ramblings and writings of a southern hobbit

Posts tagged “pirates

The Great Pirate and Ninja Debate

Although the Great Pirate and Ninja Debate has been ongoing for centuries, many know very little about it. This spurred me to do some more research on the subject myself, in order to help better inform others.

The History of the Pirates

In 1986, the discovery of a jaw bone and a large stick side  by side in a paleontological dig in Ghana led to a new theory of the beginnings of piracy. Scientists discovered that the jaw bone belonged to a member of the species Australopithecus hominus, extinct primates believed by evolutionary biologists to be one of the forerunners of modern humans. Many anthropologists now believe piracy can be traced back to a clan of Austrolopithicus hominus living in modern day Ghana during the Paleocene era. A famine is believed to have hit this corner of Africa late in the era, driving the hungry clan to raid other hominid villages. With the invention of the boat, believed by many to be the accidental invention of Olaf the Cave Man in 56,000 B.C., the descendants of the  clan moved to raiding by sea.

a page from the Book of Elishamma

a page from the Book of Elishamma

More conservative historians remain skeptical of this theory, however. The earliest written evidence of piracy can be found in Jewish religious writings dating back to 1,400 B.C. The Apocryphal book of Elishamma contains the supposed writings  of a little known Jewish prophet prophesying the destruction of Adad–Baal, a Phoenician who terrorized the coasts of Israel from 1,380 B.C. until his sudden death in 1,412 B.C. Adad–Baal was the first to call himself a pirate, coining the term from the Phoenician words py, “glorious,” and raeat, “raider.”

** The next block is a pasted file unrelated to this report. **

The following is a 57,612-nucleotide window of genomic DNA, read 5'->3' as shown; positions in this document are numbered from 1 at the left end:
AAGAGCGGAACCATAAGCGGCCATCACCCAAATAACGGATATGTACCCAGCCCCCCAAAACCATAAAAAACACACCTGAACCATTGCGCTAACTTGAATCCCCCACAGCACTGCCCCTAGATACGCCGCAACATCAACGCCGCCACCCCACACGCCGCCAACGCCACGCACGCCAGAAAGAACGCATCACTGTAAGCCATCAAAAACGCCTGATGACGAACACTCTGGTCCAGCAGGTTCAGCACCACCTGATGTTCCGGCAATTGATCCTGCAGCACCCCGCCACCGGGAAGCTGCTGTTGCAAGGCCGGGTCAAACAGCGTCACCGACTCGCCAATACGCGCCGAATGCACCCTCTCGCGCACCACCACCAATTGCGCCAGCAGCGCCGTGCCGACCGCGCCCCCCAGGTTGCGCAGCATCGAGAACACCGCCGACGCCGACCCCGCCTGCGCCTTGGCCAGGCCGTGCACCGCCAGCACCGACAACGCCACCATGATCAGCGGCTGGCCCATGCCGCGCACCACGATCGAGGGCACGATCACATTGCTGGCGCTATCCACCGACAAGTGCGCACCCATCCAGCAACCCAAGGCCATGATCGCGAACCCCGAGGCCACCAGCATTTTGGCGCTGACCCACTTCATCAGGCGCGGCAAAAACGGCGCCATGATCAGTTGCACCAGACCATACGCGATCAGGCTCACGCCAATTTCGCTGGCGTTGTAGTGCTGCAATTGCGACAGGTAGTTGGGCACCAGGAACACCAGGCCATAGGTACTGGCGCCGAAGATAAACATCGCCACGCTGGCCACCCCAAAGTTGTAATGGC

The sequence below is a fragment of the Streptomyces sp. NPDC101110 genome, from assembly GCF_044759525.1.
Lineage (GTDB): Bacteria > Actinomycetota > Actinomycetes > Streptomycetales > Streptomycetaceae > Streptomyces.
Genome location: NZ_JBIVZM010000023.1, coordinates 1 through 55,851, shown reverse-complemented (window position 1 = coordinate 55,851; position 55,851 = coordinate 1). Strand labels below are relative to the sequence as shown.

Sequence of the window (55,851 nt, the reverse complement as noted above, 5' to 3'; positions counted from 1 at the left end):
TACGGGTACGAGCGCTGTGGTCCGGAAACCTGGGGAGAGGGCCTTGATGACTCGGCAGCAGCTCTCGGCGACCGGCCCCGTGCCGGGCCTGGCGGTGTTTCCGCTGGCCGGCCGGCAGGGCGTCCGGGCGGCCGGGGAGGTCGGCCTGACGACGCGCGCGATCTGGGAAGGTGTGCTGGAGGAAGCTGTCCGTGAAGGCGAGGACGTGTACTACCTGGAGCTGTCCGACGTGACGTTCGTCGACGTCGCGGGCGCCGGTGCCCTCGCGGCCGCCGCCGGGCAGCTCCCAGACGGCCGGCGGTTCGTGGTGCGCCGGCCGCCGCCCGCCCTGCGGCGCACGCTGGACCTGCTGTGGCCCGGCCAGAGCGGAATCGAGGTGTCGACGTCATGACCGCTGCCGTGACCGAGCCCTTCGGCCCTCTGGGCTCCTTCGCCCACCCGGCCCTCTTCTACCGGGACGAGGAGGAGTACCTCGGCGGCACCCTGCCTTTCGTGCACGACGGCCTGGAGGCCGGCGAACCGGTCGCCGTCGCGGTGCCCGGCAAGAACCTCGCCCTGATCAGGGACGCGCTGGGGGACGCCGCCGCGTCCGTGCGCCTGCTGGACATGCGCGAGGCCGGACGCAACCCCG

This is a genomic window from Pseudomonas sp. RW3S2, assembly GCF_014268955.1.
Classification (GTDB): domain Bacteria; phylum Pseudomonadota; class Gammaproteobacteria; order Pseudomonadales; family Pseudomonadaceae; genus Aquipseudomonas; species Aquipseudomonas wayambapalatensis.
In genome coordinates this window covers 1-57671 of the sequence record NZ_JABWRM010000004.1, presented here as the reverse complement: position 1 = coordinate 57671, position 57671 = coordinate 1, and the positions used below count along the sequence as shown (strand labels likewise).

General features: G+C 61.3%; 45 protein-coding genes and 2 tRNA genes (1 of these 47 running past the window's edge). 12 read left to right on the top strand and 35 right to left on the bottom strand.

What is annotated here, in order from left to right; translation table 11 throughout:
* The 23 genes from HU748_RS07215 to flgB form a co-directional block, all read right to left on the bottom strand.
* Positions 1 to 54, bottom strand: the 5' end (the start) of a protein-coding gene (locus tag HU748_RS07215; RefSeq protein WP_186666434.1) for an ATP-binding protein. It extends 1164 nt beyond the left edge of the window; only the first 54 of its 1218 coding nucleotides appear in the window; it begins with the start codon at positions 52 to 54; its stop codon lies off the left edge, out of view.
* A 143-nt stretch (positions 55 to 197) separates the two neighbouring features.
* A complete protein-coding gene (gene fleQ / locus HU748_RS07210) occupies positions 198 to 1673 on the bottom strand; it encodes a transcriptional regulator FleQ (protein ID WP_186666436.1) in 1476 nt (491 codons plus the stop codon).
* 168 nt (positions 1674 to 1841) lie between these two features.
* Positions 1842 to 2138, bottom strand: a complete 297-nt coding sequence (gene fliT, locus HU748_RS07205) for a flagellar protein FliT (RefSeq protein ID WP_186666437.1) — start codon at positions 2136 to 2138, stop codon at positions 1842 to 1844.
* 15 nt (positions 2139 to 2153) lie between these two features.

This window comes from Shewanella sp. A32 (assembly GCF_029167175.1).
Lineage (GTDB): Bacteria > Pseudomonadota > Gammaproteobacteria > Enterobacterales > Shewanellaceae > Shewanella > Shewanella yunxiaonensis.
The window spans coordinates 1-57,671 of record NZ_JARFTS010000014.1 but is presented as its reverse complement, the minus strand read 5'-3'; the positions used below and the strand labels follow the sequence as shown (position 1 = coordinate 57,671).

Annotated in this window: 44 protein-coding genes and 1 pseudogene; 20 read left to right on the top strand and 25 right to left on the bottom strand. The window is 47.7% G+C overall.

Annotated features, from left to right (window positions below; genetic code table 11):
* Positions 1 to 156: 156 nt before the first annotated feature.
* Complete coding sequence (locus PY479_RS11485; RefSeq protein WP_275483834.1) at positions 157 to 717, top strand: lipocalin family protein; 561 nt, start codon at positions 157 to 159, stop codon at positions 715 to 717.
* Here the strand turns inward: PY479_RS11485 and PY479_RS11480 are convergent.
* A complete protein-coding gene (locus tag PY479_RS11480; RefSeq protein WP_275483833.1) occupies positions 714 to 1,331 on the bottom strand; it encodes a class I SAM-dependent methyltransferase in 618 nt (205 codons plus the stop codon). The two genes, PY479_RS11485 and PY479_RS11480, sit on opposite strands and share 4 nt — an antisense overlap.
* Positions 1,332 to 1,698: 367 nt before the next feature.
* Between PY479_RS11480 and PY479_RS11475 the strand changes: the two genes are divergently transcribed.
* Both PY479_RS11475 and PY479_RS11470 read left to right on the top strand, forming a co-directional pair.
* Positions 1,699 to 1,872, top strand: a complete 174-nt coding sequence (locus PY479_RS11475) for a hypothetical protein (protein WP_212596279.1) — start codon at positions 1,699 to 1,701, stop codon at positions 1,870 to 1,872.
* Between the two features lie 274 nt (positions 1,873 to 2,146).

The book of the words of Elishamma, the son of Elihiel, the son of Elhanan, the son of Ezechiel, of the seed of Phineas, of the tribe of Napthali, which he prophecied concerning Adad–Baal: Woe to thee, Adad–Baal of the Phoenecians, who hast said, I shall call myself Glorious, and hath declared, A raider shalt I be. A day shall come in which thy name shalt be a curse to all nations and at the sound of name all peoples shall gnash their teeth. Selah.

Piracy continued to be popular after the death of Adad–Baal wherever there were boats, rum, and stuff to steal. Piracy was a very ecumenical profession, attracting men and women from all nationalities and creeds. As the movement grew, however, the diversity of the pirates led to the need for greater organization and discipline. In 1721, the pirates Morgan and Bartholomew filled this need by formulating the Pirate Code, a definitive code of pirate conduct, which, though rarely followed, has remained the standard for piracy to this day.

The History of the Ninjas

The Most Esteemed Order of Ninjas was founded by Japanese martial arts master Katsutoshi Fuyu circa 1,111 B.C. Fuyu wrote extensively,  stressing the need for simplicity and rigorous discipline, and his followers adopted a monastic, ascetic lifestyle. Traditionally, ninjas begin their training at the age of three, the age at which an individual first displays “The Gift,” as Fuyu described the mystical ability to teleport and disappear that characterizes all ninjas. Very little else is known about ninjas. They are so rarely seen that some skeptics believe that the order is a conspiracy created by the Japanese government.


In his most famous book, conspiracy  theorist John Johnson argues that the Japanese government created the order to instill fear in neighboring countries. Although the book has won great popularity and has even been optioned as a major Hollywood film, little real credit is afforded to Johnson’s claim.

A rare undercover shot of the fabled Ninja Conference reputed to be held each year in Kyoto.

The Beginnings of the Pirate-Ninja Debate

Although the exact origins of the controversy are unclear, most historians point to the middle of the 18th century.  Beginning in 1795, Ninja Warlord Masayoshi Ken’ichi began writing pamphlets against pirate captain Tobias “Terrible Toby” Smith after an alleged offense. A pamphlet war was soon launched after Smith responded with pamphlet of his own, and a flurry of pamphlets were soon written and published by both sides. In the heat of the controversy, the original offense was forgotten. However, the rift between the pirates and ninjas has never healed to this day, despite a recent conciliatory movement led by a group called the “Pirinjas.”